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The ETFDH c.158A>G Variation Disrupts the Balanced Interplay of ESE- and ESS-Binding Proteins thereby Causing Missplicing and Multiple Acyl-CoA Dehydrogenation Deficiency

Authors

  • Rikke K. J. Olsen,

    Corresponding author
    1. Research Unit for Molecular Medicine, Aarhus University Hospital and Department of Clinical Medicine, Aarhus University, Aarhus, Denmark
    • Correspondence to: Rikke K. J. Olsen, Research Unit for Molecular Medicine, Aarhus University Hospital and Department of Clinical Medicine, Brendstrupgårdsvej 100 (Science Center Skejby, Building G), Aarhus N DK-8200, Denmark. E-mail: Rikke.olsen@ki.au.dk

      Correspondence to: Brage S. Andresen, Department of Biochemistry and Molecular Biology, University of Southern Denmark, Campusvej 55, Odense M DK-5230, Denmark. E-mail: bragea@bmb.sdu.dk

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  • Sabrina Brøner,

    1. Department of Biochemistry and Molecular Biology, University of Southern Denmark, Odense, Denmark
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  • Rugivan Sabaratnam,

    1. Department of Biochemistry and Molecular Biology, University of Southern Denmark, Odense, Denmark
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  • Thomas K. Doktor,

    1. Department of Biochemistry and Molecular Biology, University of Southern Denmark, Odense, Denmark
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  • Henriette S. Andersen,

    1. Department of Biochemistry and Molecular Biology, University of Southern Denmark, Odense, Denmark
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  • Gitte H. Bruun,

    1. Department of Biochemistry and Molecular Biology, University of Southern Denmark, Odense, Denmark
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  • Birthe Gahrn,

    1. Research Unit for Molecular Medicine, Aarhus University Hospital and Department of Clinical Medicine, Aarhus University, Aarhus, Denmark
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  • Vibeke Stenbroen,

    1. Research Unit for Molecular Medicine, Aarhus University Hospital and Department of Clinical Medicine, Aarhus University, Aarhus, Denmark
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  • Simon E. Olpin,

    1. Department of Clinical Chemistry, The Children's Hospital, Sheffield, United Kingdom
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  • Angus Dobbie,

    1. Department of Clinical Genetics, St James's University Hospital, Leeds, United Kingdom
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  • Niels Gregersen,

    1. Research Unit for Molecular Medicine, Aarhus University Hospital and Department of Clinical Medicine, Aarhus University, Aarhus, Denmark
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  • Brage S. Andresen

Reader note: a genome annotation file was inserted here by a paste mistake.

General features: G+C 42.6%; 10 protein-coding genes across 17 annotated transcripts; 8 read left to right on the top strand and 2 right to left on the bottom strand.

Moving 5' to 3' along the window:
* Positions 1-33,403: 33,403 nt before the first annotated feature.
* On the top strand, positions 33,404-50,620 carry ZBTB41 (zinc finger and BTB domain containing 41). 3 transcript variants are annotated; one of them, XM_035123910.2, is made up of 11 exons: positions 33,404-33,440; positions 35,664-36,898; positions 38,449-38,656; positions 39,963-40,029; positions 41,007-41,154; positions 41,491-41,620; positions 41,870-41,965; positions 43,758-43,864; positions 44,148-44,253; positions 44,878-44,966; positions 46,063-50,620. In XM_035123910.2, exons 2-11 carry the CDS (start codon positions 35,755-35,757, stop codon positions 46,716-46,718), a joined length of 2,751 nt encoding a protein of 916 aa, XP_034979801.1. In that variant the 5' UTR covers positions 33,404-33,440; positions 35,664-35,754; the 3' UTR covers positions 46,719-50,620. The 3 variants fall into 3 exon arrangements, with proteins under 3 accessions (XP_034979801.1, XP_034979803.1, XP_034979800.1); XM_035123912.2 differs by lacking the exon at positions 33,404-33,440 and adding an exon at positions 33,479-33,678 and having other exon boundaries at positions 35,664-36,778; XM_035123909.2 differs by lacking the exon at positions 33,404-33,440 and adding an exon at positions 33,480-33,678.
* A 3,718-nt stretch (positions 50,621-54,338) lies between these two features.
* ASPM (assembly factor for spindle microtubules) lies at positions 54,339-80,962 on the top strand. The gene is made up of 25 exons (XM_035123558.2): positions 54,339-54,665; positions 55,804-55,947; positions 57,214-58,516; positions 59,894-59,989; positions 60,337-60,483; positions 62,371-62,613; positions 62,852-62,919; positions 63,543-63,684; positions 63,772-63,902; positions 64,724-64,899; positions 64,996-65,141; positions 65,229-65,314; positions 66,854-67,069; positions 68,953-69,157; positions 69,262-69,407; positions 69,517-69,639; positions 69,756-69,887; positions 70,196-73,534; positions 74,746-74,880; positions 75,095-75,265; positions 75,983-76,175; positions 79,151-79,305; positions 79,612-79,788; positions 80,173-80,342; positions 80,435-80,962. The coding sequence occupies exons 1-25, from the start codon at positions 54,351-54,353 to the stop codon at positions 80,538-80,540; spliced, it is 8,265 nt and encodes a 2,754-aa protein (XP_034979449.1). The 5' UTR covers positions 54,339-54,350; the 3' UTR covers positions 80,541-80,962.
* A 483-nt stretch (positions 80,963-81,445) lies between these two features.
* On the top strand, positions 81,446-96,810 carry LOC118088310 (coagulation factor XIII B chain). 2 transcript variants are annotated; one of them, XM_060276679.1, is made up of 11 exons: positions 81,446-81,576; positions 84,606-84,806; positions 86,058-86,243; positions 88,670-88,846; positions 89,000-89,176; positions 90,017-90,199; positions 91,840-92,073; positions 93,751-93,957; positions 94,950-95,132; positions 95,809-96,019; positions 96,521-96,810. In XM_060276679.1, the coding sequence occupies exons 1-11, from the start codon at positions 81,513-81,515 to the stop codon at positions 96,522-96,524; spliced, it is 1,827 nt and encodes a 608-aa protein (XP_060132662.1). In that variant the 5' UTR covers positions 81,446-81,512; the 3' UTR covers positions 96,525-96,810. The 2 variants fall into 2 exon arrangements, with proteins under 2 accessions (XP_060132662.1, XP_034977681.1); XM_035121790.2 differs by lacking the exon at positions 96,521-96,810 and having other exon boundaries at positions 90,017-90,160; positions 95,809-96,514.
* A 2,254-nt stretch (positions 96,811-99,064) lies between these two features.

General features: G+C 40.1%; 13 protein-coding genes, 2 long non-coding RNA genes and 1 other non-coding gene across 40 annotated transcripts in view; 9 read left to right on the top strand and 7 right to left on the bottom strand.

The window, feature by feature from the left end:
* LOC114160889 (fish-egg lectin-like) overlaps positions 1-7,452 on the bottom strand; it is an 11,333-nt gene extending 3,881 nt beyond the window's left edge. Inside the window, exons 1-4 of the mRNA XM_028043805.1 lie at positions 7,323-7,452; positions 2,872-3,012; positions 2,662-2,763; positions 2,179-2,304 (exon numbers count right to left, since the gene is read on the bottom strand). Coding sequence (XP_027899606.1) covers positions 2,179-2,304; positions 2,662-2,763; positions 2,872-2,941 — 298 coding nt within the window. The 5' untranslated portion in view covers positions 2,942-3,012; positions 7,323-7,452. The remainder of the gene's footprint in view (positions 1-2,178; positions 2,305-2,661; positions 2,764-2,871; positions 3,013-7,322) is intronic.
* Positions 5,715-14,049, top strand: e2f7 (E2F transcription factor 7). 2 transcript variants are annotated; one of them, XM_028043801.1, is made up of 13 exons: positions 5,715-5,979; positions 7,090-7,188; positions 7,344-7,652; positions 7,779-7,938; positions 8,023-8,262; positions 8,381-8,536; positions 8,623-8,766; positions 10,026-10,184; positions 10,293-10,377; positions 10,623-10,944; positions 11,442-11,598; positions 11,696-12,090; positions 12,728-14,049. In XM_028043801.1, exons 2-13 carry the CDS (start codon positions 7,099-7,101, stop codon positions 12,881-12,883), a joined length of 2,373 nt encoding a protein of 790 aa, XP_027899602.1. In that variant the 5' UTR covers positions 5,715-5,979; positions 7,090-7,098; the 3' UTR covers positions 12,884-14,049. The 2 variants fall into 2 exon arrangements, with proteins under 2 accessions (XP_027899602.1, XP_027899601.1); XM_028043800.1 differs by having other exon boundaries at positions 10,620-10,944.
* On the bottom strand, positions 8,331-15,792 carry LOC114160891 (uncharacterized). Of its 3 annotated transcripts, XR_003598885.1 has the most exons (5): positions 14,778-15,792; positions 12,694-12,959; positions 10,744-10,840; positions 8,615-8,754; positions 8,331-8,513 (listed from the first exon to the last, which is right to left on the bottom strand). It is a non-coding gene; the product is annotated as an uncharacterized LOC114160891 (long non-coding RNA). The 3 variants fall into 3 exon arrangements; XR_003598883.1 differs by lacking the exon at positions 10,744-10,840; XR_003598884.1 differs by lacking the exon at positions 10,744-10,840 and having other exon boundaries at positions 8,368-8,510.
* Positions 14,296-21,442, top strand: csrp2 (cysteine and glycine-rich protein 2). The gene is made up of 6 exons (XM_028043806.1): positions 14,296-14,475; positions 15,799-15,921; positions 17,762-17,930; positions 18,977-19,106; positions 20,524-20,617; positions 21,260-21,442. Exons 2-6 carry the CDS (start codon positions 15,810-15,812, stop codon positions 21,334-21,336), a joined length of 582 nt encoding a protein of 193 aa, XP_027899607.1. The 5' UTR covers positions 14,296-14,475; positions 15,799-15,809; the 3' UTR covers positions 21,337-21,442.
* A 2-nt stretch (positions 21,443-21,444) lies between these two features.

Corresponding author
    1. Department of Biochemistry and Molecular Biology, University of Southern Denmark, Odense, Denmark
    • Correspondence to: Rikke K. J. Olsen, Research Unit for Molecular Medicine, Aarhus University Hospital and Department of Clinical Medicine, Brendstrupgårdsvej 100 (Science Center Skejby, Building G), Aarhus N DK-8200, Denmark. E-mail: Rikke.olsen@ki.au.dk

      Correspondence to: Brage S. Andresen, Department of Biochemistry and Molecular Biology, University of Southern Denmark, Campusvej 55, Odense M DK-5230, Denmark. E-mail: bragea@bmb.sdu.dk

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  • Contract grant sponsors: The Danish Medical Research Council (271-07-342, 11-107174, 271-08-0120); The Novo Nordisk Foundation (15430).

  • Communicated by Peter K. Rogan

ABSTRACT

Multiple acyl-CoA dehydrogenation deficiency is a disorder of fatty acid and amino acid oxidation caused by defects of electron transfer flavoprotein (ETF) or its dehydrogenase (ETFDH). A clear relationship between genotype and phenotype makes genotyping of patients important not only diagnostically but also for prognosis and for assessment of treatment. In the present study, we show that a predicted benign ETFDH missense variation (c.158A>G/p.Lys53Arg) in exon 2 causes exon skipping and degradation of ETFDH protein in patient samples. Using splicing reporter minigenes and RNA pull-down of nuclear proteins, we show that the c.158A>G variation increases the strength of a preexisting exonic splicing silencer (ESS) motif UAGGGA. This ESS motif binds splice inhibitory hnRNP A1, hnRNP A2/B1, and hnRNP H proteins. Binding of these inhibitory proteins prevents binding of the positive splicing regulatory SRSF1 and SRSF5 proteins to nearby and overlapping exonic splicing enhancer elements and this causes exon skipping. We further suggest that binding of hnRNP proteins to UAGGGA is increased by triggering synergistic hnRNP H binding to GGG triplets located upstream and downsteam of the UAGGGA motif. A number of disease-causing exonic elements that induce exon skipping in other genes have a similar architecture as the one in ETFDH exon 2.

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